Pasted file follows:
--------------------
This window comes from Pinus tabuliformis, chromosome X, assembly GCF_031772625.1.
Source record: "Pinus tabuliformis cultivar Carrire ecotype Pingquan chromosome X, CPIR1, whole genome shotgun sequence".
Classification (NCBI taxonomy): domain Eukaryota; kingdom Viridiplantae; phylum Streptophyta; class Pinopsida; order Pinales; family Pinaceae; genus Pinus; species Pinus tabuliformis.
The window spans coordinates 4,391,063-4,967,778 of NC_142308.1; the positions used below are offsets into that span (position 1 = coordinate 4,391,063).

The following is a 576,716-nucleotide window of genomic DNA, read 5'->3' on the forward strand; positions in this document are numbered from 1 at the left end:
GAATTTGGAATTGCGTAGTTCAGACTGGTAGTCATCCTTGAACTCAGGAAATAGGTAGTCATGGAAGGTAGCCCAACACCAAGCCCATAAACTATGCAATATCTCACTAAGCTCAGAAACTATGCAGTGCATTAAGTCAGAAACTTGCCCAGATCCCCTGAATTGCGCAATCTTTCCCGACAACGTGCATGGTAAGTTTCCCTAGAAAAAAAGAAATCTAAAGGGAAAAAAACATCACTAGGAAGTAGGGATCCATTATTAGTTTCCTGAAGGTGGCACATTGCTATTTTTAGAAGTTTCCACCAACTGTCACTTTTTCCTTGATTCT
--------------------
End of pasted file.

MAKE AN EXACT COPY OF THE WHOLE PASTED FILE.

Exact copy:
This window comes from Pinus tabuliformis, chromosome X, assembly GCF_031772625.1.
Source record: "Pinus tabuliformis cultivar Carrire ecotype Pingquan chromosome X, CPIR1, whole genome shotgun sequence".
Classification (NCBI taxonomy): domain Eukaryota; kingdom Viridiplantae; phylum Streptophyta; class Pinopsida; order Pinales; family Pinaceae; genus Pinus; species Pinus tabuliformis.
The window spans coordinates 4,391,063-4,967,778 of NC_142308.1; the positions used below are offsets into that span (position 1 = coordinate 4,391,063).

The following is a 576,716-nucleotide window of genomic DNA, read 5'->3' on the forward strand; positions in this document are numbered from 1 at the left end:
GAATTTGGAATTGCGTAGTTCAGACTGGTAGTCATCCTTGAACTCAGGAAATAGGTAGTCATGGAAGGTAGCCCAACACCAAGCCCATAAACTATGCAATATCTCACTAAGCTCAGAAACTATGCAGTGCATTAAGTCAGAAACTTGCCCAGATCCCCTGAATTGCGCAATCTTTCCCGACAACGTGCATGGTAAGTTTCCCTAGAAAAAAAGAAATCTAAAGGGAAAAAAACATCACTAGGAAGTAGGGATCCATTATTAGTTTCCTGAAGGTGGCACATTGCTATTTTTAGAAGTTTCCACCAACTGTCACTTTTTCCTTGATTCT